‘Old Europe’ – They Just Don’t Get It

And another from a military buddy. Excellent read.

By Paul Connors

While the United States prepares to go to war (with or without another U.N. resolution), our traditional allies just don’t get what the leader of the Free World is all about.

In London, Paris, Barcelona and Rome, he has been called the ‘Toxic Texan.” A poll in the United Kingdom on Feb. 12, 2003, found that 32 percent of the British people claimed that they believed George Bush is the biggest threat to world peace. Not Saddam Hussein, not Kim Jong-il and not Osama Bin Laden – George W. Bush, president of the United States and leader of the Free World.

Of course, polls are easy enough to skew; all one has to do is change the wording of a couple of questions and the entire results can be altered to suit the pollster’s purposes. Then again, these are the views of the people who have become accustomed to the mindset and handouts of the socialist welfare “nanny states” of western Europe. The views expressed by most of the civilians in Europe are what we in the United States have come to expect.

Despite the fact that we are reviled in many parts of the world, Americans go through life with a remarkable degree of indifference to what the rest of the world thinks of us. And as a result, the residents of Europe, Africa, Asia and South America are all jealous. That’s right, they’re jealous!

We are a country only 227 years old and we have left the rest of the world in our wake. After defeating German and Italian Fascism and Japanese militarism, we faced down and defeated Communism.

To the oppressed and downtrodden, the United States have always been and always will be that glimmering beacon of freedom that they will ultimately seek out as their life preserver and the breadbasket that will feed the hungry.

But the governments of many so-called allied nations do not.

Just this week, three of our now-former allies, the Belgians, French and Germans, opposed Turkey’s request that NATO provide Patriot missile batteries for air defense duties should Iraq retaliate for permitting U.S. forces to stage in the country.

France is a country we rescued twice in one century from German aggression. We also liberated Belgium during World War II. During France’s war in Indochina, the United States picked up 90 percent of the cost of supporting our NATO ally’s colonialist war in the belief that helping France stemmed the march of Communism.

Germany, an enemy we rebuilt after World War II, has also turned and bit the hand that fed it. For more than 50 years, the presence of the U.S. Army and Air Force in Europe served as a deterrent to hostile action by the nations of the Warsaw Pact. Now that the Soviet Union is gone and the expansionist Communism that it espoused has been relegated to the ash heap of history, Germany, led by a radical socialist chancellor, has decided to flex its muscles and challenge the policies of the United States. Is it any wonder that relations between Washington and Berlin are so frosty?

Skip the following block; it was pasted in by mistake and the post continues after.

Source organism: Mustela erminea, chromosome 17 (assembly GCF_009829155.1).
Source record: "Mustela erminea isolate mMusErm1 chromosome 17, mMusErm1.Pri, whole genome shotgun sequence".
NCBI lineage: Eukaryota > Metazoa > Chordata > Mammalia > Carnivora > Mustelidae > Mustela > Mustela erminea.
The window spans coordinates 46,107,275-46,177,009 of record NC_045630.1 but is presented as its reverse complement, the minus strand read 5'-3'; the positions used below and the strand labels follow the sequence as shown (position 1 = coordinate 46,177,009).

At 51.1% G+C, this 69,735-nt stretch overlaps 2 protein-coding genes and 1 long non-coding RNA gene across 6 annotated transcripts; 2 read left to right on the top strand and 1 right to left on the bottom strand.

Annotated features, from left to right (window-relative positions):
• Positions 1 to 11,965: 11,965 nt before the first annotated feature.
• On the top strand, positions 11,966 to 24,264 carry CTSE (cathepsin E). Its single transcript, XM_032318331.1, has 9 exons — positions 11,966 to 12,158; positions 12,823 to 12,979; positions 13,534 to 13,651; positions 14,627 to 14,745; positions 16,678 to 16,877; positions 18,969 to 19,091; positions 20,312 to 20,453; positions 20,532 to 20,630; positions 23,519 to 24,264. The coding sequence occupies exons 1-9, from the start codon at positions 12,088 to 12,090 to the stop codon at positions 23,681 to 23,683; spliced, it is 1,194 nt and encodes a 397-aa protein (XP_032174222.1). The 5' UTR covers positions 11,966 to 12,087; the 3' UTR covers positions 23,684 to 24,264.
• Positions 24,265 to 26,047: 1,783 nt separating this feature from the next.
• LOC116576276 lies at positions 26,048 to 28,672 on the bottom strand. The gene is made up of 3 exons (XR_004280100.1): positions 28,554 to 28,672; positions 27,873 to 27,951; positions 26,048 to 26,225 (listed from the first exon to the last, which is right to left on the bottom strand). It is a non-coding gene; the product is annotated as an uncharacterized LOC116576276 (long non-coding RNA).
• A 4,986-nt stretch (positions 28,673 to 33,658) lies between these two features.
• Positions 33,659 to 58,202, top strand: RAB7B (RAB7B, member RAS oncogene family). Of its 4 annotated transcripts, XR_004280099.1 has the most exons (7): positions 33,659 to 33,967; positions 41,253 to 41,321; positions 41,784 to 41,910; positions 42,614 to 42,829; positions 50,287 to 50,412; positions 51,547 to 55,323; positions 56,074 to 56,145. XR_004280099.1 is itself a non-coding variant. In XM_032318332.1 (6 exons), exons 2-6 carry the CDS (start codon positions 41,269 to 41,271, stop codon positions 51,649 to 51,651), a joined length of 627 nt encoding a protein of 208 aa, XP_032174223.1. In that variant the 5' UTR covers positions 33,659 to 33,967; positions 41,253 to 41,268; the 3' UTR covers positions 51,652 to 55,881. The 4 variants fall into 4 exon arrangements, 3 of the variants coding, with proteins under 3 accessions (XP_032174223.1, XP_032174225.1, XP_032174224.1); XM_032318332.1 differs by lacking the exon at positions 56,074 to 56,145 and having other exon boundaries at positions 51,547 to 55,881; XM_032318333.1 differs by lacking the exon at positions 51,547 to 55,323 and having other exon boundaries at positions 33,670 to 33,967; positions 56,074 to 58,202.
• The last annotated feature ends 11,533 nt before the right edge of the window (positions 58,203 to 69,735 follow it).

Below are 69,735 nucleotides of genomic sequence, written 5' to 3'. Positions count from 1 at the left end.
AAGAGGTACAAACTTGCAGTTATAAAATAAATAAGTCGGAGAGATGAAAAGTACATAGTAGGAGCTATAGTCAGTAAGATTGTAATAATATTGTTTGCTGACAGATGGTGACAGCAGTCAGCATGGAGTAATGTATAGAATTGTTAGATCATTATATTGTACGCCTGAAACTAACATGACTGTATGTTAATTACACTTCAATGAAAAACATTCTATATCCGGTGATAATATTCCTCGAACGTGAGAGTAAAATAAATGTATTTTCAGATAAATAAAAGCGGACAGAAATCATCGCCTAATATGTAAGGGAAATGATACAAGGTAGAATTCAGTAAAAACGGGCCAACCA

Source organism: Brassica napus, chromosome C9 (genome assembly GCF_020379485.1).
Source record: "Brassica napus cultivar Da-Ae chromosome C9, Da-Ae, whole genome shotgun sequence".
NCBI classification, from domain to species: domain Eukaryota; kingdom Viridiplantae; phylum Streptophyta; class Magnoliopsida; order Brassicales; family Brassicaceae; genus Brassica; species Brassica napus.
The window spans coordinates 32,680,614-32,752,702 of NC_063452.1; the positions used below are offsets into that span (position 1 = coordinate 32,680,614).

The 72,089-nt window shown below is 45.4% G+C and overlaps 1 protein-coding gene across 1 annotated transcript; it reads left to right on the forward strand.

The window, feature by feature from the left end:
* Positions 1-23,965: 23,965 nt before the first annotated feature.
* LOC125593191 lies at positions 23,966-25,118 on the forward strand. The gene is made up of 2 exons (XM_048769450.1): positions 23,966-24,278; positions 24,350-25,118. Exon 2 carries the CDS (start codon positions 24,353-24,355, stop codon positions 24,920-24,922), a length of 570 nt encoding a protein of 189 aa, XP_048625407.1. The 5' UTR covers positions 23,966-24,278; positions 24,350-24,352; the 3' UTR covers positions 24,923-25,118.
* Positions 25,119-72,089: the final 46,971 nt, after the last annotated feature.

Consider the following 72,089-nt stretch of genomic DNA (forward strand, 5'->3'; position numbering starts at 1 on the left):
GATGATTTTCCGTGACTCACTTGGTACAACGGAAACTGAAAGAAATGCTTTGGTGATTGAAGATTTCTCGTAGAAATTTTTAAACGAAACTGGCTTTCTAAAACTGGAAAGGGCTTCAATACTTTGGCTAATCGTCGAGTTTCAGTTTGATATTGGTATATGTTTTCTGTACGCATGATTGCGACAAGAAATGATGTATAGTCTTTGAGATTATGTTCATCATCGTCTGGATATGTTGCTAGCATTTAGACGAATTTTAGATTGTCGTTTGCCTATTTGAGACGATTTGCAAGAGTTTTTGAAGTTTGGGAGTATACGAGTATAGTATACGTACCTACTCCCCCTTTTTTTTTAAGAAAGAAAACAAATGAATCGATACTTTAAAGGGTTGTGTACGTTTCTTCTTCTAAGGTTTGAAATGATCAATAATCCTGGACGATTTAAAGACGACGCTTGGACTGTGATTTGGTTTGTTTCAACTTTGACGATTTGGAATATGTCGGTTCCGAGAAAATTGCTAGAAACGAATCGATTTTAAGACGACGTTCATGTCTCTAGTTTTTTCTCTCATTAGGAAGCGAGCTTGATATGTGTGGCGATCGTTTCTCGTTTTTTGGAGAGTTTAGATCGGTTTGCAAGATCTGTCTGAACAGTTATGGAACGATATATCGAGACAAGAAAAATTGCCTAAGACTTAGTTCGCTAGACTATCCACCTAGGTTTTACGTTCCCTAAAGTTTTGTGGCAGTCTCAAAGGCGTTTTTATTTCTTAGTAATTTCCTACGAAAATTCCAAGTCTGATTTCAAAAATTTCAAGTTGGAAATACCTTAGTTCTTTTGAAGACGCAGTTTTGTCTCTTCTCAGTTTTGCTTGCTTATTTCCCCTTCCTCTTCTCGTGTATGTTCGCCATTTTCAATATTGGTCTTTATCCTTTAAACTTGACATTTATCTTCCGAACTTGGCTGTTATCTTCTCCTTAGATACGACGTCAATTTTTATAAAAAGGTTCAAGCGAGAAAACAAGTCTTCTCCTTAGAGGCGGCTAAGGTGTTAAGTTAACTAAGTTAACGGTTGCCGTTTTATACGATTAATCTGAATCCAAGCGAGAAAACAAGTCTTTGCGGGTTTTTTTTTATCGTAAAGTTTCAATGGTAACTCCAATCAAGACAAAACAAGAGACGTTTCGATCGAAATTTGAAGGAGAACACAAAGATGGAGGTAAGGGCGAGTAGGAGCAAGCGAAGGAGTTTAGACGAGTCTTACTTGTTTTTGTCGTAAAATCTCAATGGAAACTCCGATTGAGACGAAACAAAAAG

As the United States and its staunchest ally, the United Kingdom, prepare to face Iraq again in Southwest Asia, the former powers of western Europe have sought to stonewall our efforts to build an international coalition to oust Saddam’s regime. In the process, former European allies have been joined by a former foe as Russia weighed in on the side of continued negotiations and inspections by U.N. teams.

Despite these international betrayals by countries that the United States once counted on, Bush has stood steadfast in his belief that military force to remove Saddam Hussein is now the only answer. Last week, Secretary of State Colin Powell proved to the world what the U.S. government has known for some time: that the Iraqi dictator has lied, cheated and abrogated the agreements he made at the conclusion of Gulf War I.

In laying out the facts for the delegates of the U.N. Security Council, Powell also illustrated for world viewers the impressive U.S. intelligence-gathering capabilities. Yet it still came as a surprise that so many people both here and overseas looked at that detailed, damning evidence and still said that Powell’s presentation did not prove the U.S. argument.

But that doesn’t change the fact that the Bush administration has decided that what matters most is not French public opinion, but rather, protecting the American people and their homeland from further aggression by terrorists and the rogue states that support them.

For the last decade, thanks in great part to the feckless behavior of the Clinton administration, Saddam thumbed his nose at the world, believing that the international community could never unify to stop him.

But Saddam was mistaken. As our traditional allies wimped out, new champions have stepped in to take their place. A principled Spanish Prime Minister stepped forward to forge a new alliance with the United States. Former Warsaw Pact enemies and now new members of NATO, including Poland, the Czech Republic, Hungary and Romania, have also stepped forward to be counted. Other longtime friends, including Italy and Australia, did not abandon the United States.

Americans are a generous and forgiving people, and we are now fortunate to have a strong wartime leader. When the Germans, French and Belgians need a policeman the next time, let’s just hope they can find one in their own neighborhood.

The 101st Airborne Division is deploying overseas as you read this. It is not going to Normandy in France, Bastogne in Belgium or the Eagle’s Nest in Germany.

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